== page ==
Bacon gets a bad rap. I’ve even recommended you try to avoid it. But not because of the saturated fat.
Government experts like to scare you about the “dangers” of saturated fat. They say it will clog your arteries and give you heart disease. They even say it will cause cancer. But these arguments are just plain wrong, as I’ve explained before in my 11/28/13 Daily Dispatch.
My beef with bacon had nothing to do with fat. It had to do with something else entirely.
You see, in the past, I put cured meats like bacon and lunchmeat in a class of their own. Like many, I worried about the nitrates and nitrites used to preserve them. Nitrites give cured meats their reddish color and smoky flavor. They also help block the growth of bacteria, including the dangerous Clostridium botulinum. Overall, nitrites stop the meat from going rancid by blocking lipid oxidation. And nitrates are simply precursors to nitrites.
Turns out, my worry about these preservatives may have been unwarranted.
You see, years ago, one study found an association between nitrates/nitrites and stomach cancer. However, newer research turns up no link whatsoever between nitrates/nitrites and stomach cancer. In fact, experts now link the dramatic drop in stomach cancers in the U.S. over the second half of the 20th century with preservatives that keep food from spoiling. Plus, some studies suggest that nitrates and nitrites might actually benefit the immune system and the heart.
You see, nitrates/nitrites are a lot like cholesterol. Government health experts demonize both. But your body makes its own stores of both.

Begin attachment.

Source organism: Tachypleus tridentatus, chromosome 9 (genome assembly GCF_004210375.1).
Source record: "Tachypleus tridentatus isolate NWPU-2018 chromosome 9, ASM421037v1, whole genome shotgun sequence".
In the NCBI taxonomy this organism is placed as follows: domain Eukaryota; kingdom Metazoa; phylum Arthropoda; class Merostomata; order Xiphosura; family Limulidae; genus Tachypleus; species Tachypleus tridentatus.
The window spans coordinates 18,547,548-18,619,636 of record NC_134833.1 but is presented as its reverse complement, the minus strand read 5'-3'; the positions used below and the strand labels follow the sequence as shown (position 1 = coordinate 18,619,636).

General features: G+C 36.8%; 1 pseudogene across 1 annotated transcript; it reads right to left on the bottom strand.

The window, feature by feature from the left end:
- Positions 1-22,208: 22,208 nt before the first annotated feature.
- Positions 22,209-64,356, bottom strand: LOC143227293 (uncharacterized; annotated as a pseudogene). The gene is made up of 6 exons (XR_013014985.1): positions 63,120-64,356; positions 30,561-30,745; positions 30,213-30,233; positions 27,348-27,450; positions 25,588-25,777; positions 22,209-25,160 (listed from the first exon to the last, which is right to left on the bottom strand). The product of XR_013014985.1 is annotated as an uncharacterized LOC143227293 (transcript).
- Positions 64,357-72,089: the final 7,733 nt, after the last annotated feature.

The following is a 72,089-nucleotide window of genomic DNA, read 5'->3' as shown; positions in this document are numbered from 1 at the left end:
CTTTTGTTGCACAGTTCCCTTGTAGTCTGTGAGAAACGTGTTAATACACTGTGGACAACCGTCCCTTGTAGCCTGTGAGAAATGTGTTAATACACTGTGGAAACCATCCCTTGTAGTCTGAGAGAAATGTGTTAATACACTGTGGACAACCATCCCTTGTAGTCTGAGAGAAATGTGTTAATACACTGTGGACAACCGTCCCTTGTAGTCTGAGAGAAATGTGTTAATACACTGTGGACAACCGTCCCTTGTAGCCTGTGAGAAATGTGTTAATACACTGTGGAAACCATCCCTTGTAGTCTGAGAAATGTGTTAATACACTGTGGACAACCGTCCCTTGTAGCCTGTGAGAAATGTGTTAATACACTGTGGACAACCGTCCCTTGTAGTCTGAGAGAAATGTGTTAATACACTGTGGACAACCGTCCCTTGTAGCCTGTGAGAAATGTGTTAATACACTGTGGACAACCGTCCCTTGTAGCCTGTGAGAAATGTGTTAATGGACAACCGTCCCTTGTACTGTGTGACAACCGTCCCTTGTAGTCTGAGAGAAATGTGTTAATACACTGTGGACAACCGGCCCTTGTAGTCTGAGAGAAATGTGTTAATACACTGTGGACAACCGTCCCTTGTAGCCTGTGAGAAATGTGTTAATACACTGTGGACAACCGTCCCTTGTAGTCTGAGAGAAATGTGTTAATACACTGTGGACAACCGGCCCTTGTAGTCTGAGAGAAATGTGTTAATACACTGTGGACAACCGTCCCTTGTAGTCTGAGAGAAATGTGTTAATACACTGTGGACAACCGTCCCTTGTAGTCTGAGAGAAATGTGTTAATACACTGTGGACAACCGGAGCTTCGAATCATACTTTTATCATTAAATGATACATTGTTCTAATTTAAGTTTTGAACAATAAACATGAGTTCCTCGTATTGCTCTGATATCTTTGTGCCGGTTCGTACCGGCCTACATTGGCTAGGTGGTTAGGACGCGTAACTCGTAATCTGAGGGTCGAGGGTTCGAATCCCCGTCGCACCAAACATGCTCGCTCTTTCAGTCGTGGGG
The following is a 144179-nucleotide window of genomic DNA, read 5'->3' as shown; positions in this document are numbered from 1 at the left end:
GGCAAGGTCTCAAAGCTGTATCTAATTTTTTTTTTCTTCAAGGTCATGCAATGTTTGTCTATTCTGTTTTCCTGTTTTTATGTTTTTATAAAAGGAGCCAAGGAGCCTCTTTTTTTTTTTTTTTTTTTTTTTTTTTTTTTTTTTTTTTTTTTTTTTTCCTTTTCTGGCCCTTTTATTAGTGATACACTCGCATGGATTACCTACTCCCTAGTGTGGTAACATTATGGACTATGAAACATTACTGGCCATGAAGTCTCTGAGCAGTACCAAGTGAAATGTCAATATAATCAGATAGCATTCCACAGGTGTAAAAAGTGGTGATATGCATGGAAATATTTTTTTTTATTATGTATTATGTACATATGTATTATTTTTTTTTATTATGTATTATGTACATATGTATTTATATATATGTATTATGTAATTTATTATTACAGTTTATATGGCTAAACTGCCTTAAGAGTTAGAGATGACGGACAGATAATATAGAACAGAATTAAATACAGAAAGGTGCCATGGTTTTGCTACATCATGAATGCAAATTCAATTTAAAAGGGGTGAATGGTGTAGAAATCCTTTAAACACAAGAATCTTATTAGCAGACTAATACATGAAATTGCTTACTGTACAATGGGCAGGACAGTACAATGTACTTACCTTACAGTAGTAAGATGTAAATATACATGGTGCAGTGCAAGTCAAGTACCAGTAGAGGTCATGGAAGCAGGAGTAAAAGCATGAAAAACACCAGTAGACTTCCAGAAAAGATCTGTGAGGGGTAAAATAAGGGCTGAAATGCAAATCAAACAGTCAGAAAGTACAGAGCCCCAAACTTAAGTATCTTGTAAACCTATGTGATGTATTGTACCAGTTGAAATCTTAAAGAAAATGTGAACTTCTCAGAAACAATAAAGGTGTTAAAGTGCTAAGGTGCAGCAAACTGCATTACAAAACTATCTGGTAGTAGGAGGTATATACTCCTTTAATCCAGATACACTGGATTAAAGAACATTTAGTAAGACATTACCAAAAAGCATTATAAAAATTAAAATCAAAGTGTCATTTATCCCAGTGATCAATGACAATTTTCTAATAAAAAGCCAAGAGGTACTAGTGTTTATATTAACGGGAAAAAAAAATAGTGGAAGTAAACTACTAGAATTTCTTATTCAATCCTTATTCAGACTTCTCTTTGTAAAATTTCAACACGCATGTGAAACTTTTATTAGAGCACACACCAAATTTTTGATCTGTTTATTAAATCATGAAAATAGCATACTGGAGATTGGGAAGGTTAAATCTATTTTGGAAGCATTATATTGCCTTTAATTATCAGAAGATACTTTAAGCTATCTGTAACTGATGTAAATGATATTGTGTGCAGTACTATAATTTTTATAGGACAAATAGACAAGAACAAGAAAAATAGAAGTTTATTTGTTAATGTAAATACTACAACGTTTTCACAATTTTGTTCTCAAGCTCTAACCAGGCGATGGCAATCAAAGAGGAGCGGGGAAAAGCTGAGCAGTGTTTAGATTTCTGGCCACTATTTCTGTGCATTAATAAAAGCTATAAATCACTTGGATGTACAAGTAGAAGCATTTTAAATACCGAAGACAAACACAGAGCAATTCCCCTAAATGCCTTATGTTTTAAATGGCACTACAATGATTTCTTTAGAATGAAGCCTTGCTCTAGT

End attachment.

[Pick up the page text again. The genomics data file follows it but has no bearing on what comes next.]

Most people think of them as artificial preservatives. But did you know that you find them naturally and in abundance in fruits and vegetables? You see, nitrates and nitrites are part of the nitrogen cycle. So they’re everywhere in nature.
Now, here’s where things get interesting. Take a look at this chart showing the amount of nitrates and nitrites found in common foods.
|FOOD||AVERAGE NITRATE AND NITRITE (PARTS PER MILLION)|
|Broccoli||394 nitrate, 0.59 nitrite|
|Cabbage||418 nitrate, 0.13 nitrite|
|Celery||1,495 nitrate, 0.12 nitrite|
|Lettuce||850 nitrate, 0.59 nitrite|
|Spinach||2,797 nitrate, 7.98 nitrite|
|Chorizo, Italian dry sausage||78.81 nitrate, 0.74 nitrite|
|Bologna, hot dogs||27.68 nitrate, 6.86 nitrite|
|Bacon||25.57 nitrate, 7.31 nitrite|
|Cooked ham, pastrami, corned beef||14.81 nitrate, 7.16 nitrite|
As you can see, many “natural” foods actually contain far more nitrates and nitrites than do bacon or other cured meats.
Of course, some manufactures today make a bundle selling “nitrate-free” bacon and lunchmeat at a premium price to consumers concerned about “artificial” preservatives. But these alternatives DO contain nitrates and nitrites. Look closely on the ingredients list and you will usually see beets, celery salt, or sea salt.
These ingredients naturally contain high levels of nitrates and nitrites. But the manufacturers don’t have to tell you about them.
No matter what, meats need to be cured somehow to make them safe for later consumption. Unless you freeze them or cook them while they’re still fresh.
There’s no scientific reason to fear bacon. Or nitrates or nitrites in cured meats and other foods. There’s also no reason to pay extra for nitrate-free, “uncured” bacon. In fact, nitrate-free bacon is much more likely to spoil and cause real problems with food quality and safety.
1. “Ingested nitrate and nitrite and stomach cancer risk: An updated review,” Food Chem Toxicol, October 2012; 50(10): 3646-65
2. “A national survey of the nitrite/nitrate concentrations in cured meat products and nonmeat foods available at retail,” American Meat Institute Foundation Report (www.meatami.com). 2009
3. “Human safety controversies surrounding nitrate and nitrite in the diet,” Nitric Oxide, 5/15/2012;26(4): 2594ERL